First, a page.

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Madeleine Atkins, HEFCE’s Chief Executive, said:

‘Higher education has become vastly more mobile in the past decade. The number of UK providers delivering higher education in other countries has grown significantly, but we know relatively little about the impact of these initiatives on international student recruitment patterns and pathways.

‘This report fills that gap. It highlights the key contribution of transnational education to English higher education, and the need for improved understanding of trends and developments in a fast-changing national and global higher education landscape.

‘In the light of this research we can see the importance of long-term commitment and a strategic approach to transnational education. Some institutions have been particularly successful in this arena, and dedicated partnerships built on mutuality and reciprocity emerge as the foundations of their achievements.’

Key findings [Note 1]:

  • Over a third of all international entrants to first degree studies are recruited from transnational courses delivered overseas by UK higher education (HE) providers, or partners working on their behalf. China and Malaysia account for the majority of such students. More than half of all first degree students from these two countries start their first degree directly from UK higher education delivered overseas [Note 2].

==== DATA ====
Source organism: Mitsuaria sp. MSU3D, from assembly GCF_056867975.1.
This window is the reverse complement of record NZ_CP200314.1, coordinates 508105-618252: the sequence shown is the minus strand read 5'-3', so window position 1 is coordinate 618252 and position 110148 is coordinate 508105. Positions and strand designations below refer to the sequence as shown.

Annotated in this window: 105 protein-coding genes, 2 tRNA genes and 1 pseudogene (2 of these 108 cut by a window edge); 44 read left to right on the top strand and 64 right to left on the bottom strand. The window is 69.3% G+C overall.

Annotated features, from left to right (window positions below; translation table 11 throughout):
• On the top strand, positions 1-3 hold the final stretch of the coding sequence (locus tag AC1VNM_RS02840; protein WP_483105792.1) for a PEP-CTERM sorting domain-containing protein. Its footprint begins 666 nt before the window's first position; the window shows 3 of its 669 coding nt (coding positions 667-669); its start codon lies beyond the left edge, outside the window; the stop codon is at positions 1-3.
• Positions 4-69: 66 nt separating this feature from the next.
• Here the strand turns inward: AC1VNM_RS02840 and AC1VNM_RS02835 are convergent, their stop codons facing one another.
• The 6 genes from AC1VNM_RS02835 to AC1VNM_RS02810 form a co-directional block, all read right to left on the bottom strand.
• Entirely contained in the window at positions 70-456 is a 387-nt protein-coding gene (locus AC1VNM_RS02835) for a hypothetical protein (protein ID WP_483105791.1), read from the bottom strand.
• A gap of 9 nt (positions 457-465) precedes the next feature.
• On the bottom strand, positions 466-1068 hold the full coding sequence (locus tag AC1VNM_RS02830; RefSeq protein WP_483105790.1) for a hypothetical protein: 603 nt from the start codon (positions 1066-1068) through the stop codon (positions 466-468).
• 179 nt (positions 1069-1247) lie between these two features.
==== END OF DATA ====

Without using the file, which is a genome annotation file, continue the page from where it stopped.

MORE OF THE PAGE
• Transnational students have mitigated the decline experienced by some institutions in the direct entry of international students to first degree programmes in 2012-13 [Note 3]. Without these students, it is likely that the decline would have been greater.
  • Higher education institutions with mid-range and lower entry requirements are most reliant on transnational students, who make up more than half of the international entrants to first degree programmes at these institutions[Note 4].
  • Courses with a duration of one year or less were the main driver of growth in the numbers of international students arriving through transnational pathways from 2009 to 12. This shift towards shorter courses requires harder work from higher education institutions to maintain recruitment levels.
  • A high proportion of transnational students on first degree programmes go on to postgraduate study in England. China emerges as a key driving force behind this trend.
  • More than half of the Chinese transnational students continue their studies at postgraduate level. About 45 per cent of the growth in international students from China starting taught masters courses in 2012-13 (1,100 students) can be attributed to transnational entrants. It appears that potential postgraduate progression is a key motivation for students from China undertaking first degrees.

Notes

  1. The study is ‘Directions of travel: Transnational pathways into English higher education’ (HEFCE 2014/29). 
  2. This was true of 55 per cent of the Chinese entrants, 8,300 students, and 63 per cent of the Malaysian entrants, about 3,200 students.
  3. See ‘Global demand for English higher education: An analysis of international student entry to English higher education courses’ (HEFCE 2014/08a).
  4. We group higher education institutions according to the average tariff scores of their young (under 21) UK-domiciled undergraduate entrants. The average tariff score considers all such entrants who hold Level 3 qualifications subject to the UCAS tariff. Institutions in the top third of the ranking by average tariff score are said to have ‘high average tariff scores’, and those in the bottom third have ‘low average tariff scores’.
  5. This report complements a study by the Department of Business, Innovation and Skills, also published today, on ‘The value of transnational education to the UK’ (Research Paper No 194, November 2014).